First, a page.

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While in orbit, astronauts manipulated the sealed GAPs; at the same time, Collins performed the same actions with identical GAPs on Earth at the Kennedy Space Center in Florida.

Collins Sends Bacteria Into Space Aboard Final Mission of Atlantis

The final mission of the NASA Space Shuttle Atlantis, launched July 8, 2011, had some very interesting passengers: thousands of bacteria.

Cynthia Collins, assistant professor of chemical and biological engineering, led a series of experiments called Micro-2A that were aboard the shuttle during its final mission. The research seeks to understand how microgravity changes the way potentially dangerous bacteria grows. In particular, the research will examine how they form difficult-to-kill colonies called biofilms. The research has important implications for protecting astronauts while they are in space in enclosed and difficult-to-clean spaces, such as the International Space Station, or during extended space missions deeper into our solar system. It also provides new information in the fight against ever-more virulent bacterial infections such as staph, food poisoning, sepsis, and pneumonia.

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Collins’ team sent up 16 devices, called Group Activation Packs (GAPs), each containing eight vials of bacteria.

Partnering with Collins on the project are nanobiotechnology expert Jonathan Dordick, the Howard P. Isermann Professor of Chemical and Biological Engineering and director of the Center for Biotechnology and Interdisciplinary Studies, and thin films expert Joel Plawsky, professor of chemical and biological engineering. The NASA Ames Research Center funded the experiment.

This was the second time that Collins’ research was included on the shuttle. Her research on bacteria also was aboard the shuttle mission that launched May 14, 2010. Collins has been analyzing the results of this previous work and will use this new series of experiments to test some of the results she has seen.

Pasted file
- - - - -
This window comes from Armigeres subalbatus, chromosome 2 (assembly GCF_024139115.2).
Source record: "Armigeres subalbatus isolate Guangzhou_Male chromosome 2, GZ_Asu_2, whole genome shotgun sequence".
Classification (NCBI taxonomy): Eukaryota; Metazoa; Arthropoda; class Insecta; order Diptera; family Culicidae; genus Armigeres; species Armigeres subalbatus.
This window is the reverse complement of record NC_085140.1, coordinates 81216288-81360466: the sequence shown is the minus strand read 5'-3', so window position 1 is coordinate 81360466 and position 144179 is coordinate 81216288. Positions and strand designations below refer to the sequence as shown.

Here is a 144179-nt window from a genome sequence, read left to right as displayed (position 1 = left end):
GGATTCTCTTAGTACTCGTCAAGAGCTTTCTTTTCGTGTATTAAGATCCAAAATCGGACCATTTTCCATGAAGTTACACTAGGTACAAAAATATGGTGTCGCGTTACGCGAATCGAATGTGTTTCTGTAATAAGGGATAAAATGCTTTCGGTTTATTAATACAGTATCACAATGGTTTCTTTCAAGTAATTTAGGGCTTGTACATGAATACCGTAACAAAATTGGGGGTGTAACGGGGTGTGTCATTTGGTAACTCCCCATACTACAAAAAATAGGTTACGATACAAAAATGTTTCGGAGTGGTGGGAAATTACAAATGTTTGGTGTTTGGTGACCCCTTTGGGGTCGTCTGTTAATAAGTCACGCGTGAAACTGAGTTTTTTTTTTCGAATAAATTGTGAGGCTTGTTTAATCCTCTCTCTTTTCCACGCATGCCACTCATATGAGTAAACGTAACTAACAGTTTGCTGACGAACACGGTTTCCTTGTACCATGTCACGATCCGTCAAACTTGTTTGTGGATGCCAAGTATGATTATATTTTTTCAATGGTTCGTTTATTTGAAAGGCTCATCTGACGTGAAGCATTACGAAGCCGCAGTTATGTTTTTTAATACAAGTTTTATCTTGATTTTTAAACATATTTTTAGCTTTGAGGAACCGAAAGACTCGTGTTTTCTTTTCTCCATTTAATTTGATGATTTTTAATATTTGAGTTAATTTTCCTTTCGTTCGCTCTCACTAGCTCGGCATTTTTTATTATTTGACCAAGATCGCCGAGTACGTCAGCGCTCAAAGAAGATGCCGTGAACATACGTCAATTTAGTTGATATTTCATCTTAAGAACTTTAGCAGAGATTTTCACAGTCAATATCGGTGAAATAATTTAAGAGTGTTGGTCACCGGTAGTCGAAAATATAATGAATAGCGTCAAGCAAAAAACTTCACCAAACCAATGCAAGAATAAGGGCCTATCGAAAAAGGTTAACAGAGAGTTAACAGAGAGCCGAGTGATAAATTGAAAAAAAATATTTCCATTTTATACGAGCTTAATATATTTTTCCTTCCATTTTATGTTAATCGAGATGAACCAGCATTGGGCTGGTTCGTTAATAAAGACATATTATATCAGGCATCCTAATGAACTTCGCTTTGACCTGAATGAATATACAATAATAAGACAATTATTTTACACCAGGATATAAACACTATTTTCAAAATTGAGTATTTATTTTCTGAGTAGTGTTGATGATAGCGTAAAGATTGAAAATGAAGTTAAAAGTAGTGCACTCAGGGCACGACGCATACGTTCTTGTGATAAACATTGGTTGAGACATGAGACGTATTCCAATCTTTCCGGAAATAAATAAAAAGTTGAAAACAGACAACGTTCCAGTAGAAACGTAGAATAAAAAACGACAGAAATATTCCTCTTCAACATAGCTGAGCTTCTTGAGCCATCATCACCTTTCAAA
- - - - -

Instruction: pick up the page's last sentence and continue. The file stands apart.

“We are clearly seeing altered biofilm formation during space flight,” she said. “There are some clear differences between the amount of biofilm formed in normal gravity and microgravity. These differences also appear to be organism dependent, with different organisms responding very differently to the environment in space.”

The bacteria that Collins included are Pseudomonas aeruginosa and Staphylococcus aureus. These bacteria are responsible for more hospital-acquired infections than any other, according to Collins. The Centers for Disease Control place hospital-acquired infections such as those caused by these bacteria as the fourth leading cause of death in the United States.

The Centers for Disease Control places hospital-acquired infections such as those caused by these bacteria as the fourth leading cause of death in the United States.

Biofilms are complex, three-dimensional microbial communities. Most biofilms, including those found in the human body, are harmless. Some biofilms, however, have been shown to be associated with disease. Researchers like Collins are discovering that the bacteria within these colonies have very different properties, including increased resistance to antimicrobials, compared with bacteria not encased in a biofilm.

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Inside Rensselaer
Volume 5, Number 12, August 26, 2011
©2011 Rensselaer Polytechnic Institute
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